Opeth - Still Life
Peaceville Records
Progressive Metal
7 songs (1:02:29)
Release year: 1999
Opeth, Peaceville Records
Reviewed by Goat
Archive review

Music, transcendental and beautiful as it can be, rarely reaches the sort of heights that we fanzine monkeys desperately propel it to through our wilful scribbling. Alas, for the most part it’s content to amble along next to the metaphysical mountain of perfection rather than scaling it, held back from the elite position that it could attain – being ‘good’ rather than ‘great’. Every so often, however, a band comes along that sneers at such restraint, such false modesty, and ascends the mountain as easily as if some divine hand carried it aloft. Opeth, Sweden’s finest export bar none, is such a band, capable of not just simply lifting you to the peak of aforesaid mountain, but bringing the mountain down to you.

People generally seem to either love or hate Opeth, never in-between; personally speaking, Opeth makes the heart burn with a love that few bands can win. The start of this affair came a few years ago, when whilst browsing through one of the independent record stores that save the English city of Newcastle from utterly deserving annihilation, my eye was drawn to a red album cover… Since that moment, a major landmark on this individual’s voyage towards Metalheadland, Opeth is a benchmark to which other bands are compared. If a Metal band appears capable, it is compared to Enslaved, Napalm Death, Tool, Rush, and Opeth, and if it can hold its own in that gathering of legends then you know it is a worthy contender indeed.

Of all Opeth’s works, Still Life is the moment everything shifted, when the band took the step from My Arms, Your Hearse to Blackwater Park. This is the middle stage in that evolutionary jump, the moment when Opeth’s mixture of 70s acoustic folk and 90s decidedly unacoustic Death Metal became not just the mark of a band experimenting, but became the building blocks of an aural city that would only grow from then on. Still Life, the fourth Opeth full-length, is a concept album, the Homeric tale of a man returning home from a long exile only to find his love pledged to another. Opeth wisely leaves the story bone bare, told through some wonderfully poetic lyrics that are vague enough for your mind to fill in the blanks, but without being too obtuse – showing a level of artistry even at this relatively unimportant level that’s rarely seen in underground, or indeed overground Metal.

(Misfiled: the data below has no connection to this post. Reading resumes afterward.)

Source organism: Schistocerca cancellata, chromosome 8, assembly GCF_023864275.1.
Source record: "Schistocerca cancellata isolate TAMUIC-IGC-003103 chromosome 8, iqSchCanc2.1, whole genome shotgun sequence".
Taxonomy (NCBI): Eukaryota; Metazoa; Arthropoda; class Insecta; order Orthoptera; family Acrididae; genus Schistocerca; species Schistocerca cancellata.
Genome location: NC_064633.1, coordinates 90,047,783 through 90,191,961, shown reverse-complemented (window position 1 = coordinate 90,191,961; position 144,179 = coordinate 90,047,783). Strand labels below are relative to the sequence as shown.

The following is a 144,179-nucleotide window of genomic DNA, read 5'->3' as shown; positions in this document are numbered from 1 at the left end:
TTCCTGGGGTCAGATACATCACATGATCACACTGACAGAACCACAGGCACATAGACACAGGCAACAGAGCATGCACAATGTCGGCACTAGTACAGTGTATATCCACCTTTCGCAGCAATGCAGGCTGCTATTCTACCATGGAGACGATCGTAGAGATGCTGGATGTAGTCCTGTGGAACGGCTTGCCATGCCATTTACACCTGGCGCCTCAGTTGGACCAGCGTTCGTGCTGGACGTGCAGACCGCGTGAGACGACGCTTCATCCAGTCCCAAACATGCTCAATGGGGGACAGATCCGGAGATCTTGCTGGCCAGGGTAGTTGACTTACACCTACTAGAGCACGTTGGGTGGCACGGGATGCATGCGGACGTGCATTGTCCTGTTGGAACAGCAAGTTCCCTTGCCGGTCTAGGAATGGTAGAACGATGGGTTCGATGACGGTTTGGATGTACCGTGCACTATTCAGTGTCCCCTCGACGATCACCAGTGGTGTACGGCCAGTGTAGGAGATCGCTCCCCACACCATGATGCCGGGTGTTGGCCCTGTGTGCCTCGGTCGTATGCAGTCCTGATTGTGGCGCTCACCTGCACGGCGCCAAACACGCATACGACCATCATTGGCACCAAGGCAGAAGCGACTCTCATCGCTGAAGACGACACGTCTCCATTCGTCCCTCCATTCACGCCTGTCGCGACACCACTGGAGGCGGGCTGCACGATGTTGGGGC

It’d be doubly an insult, to Opeth and you, the reader and listener, to try and describe the twists and turns that each song makes throughout this gorgeous listen. Of the seven epics on show, all are musical masterpieces, near-perfect constructs that use melody as an intrinsic part of the songwriting process rather than as a mere foil to the heaviness. Non-proponents of the band would have you believe that Opeth writes songs at random; this couldn’t be farther from the truth. Each note here has been weighed and measured, each section taken into account in the quest to build a flawless whole. After becoming used to the relatively clear productions of later releases, it’s striking just how organic and ‘live’ Still Life sounds. Each sound reverberates in your head; each strum could be played right next to you.

There’s no way that the sheer wonder of the warring melodies, the majestic surges of Åkerfeldt’s powerful growl and emotional singing voice, the blast and groove of the two Martins (Lopez on drums and Mendez on bass) can be adequately summed up in mere words on a screen. Even if it could, such words could only be applicable to the person that wrote it – you all know how much Opeth as a band means to you, to what extent Still Life touches your soul. That’s what makes Opeth such a wonderful band – not only can we all agree that it is wonderful, but each of us sees it in a different way.

Certain elements of the Metal scene dislike the fanatical devotion that Opeth fans have to their idol, the legendary status that the band has attained despite ‘only’ being in existence since 1990. Well, they’re wrong; a band capable of such wonderful music deserves all the plaudits it receives, deserves every single exclamation of wonder, every heartfelt ‘this is amazing!’ that passes from the lips of those it touches. Still Life is a masterpiece, from a masterly band that has not to date released a poor album, and deserves an honoured place in the collection of anyone interested in music. It’s as simple as that.

Killing Songs :
Each and every moment is incredible
Goat quoted 97 / 100
Other albums by Opeth that we have reviewed:
Opeth - Sorceress reviewed by Goat and quoted 65 / 100
Opeth - Pale Communion reviewed by Goat and quoted 95 / 100
Opeth - Heritage reviewed by Aleksie and quoted 95 / 100
Opeth - Orchid reviewed by James and quoted 79 / 100
Opeth - Watershed reviewed by Aleksie and quoted 94 / 100
To see all 14 reviews click here
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